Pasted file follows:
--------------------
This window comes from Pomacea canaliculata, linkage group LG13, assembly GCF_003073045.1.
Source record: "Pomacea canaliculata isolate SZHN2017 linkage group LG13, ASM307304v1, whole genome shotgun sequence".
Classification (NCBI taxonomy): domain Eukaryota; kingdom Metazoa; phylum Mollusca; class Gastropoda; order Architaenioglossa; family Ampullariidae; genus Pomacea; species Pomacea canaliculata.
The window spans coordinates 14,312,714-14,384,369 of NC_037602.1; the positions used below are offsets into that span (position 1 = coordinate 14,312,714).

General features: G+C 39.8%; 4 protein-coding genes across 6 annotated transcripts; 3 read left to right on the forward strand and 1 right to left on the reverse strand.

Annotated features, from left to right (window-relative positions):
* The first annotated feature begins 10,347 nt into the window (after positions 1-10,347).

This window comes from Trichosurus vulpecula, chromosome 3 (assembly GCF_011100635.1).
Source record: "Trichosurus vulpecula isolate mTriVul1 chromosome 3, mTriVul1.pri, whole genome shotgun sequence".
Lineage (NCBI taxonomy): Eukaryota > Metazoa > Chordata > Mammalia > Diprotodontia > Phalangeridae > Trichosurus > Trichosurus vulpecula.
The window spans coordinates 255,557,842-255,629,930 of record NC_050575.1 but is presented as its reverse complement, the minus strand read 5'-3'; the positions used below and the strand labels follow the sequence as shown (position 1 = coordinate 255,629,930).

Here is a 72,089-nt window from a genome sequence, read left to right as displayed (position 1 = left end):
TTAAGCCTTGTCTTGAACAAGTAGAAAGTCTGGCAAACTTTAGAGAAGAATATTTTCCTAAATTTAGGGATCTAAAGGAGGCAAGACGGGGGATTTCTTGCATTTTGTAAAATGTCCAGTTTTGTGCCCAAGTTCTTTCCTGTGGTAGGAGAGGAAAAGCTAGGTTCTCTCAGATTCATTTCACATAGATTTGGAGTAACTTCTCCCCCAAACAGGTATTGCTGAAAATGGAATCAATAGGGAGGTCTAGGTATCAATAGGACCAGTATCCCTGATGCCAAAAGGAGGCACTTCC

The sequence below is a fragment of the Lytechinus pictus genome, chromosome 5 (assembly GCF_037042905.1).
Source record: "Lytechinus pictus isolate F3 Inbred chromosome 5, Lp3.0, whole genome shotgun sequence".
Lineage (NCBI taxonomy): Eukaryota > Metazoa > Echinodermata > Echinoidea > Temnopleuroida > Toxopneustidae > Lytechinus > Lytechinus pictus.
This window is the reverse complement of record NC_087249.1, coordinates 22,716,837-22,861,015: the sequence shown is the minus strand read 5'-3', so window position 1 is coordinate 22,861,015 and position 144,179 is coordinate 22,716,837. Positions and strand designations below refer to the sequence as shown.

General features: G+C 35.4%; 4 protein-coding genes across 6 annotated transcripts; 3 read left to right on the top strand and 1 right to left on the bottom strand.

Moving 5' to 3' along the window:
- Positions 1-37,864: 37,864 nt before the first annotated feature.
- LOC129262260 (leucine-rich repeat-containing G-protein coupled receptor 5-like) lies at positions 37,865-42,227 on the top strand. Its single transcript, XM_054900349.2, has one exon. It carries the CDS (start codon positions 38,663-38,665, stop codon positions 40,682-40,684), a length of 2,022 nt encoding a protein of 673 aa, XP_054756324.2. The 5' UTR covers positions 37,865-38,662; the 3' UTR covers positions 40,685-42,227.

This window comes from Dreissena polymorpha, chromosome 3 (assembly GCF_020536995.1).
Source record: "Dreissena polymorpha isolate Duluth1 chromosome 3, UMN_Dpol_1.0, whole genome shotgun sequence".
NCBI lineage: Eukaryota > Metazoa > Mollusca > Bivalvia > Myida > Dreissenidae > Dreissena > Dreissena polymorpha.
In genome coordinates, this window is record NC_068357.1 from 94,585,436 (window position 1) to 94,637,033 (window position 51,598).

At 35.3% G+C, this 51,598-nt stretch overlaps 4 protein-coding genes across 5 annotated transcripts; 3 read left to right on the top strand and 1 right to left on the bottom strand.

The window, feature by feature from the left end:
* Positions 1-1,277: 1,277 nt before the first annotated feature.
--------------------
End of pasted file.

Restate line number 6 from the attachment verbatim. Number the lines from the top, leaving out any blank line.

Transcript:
Annotated features, from left to right (window-relative positions):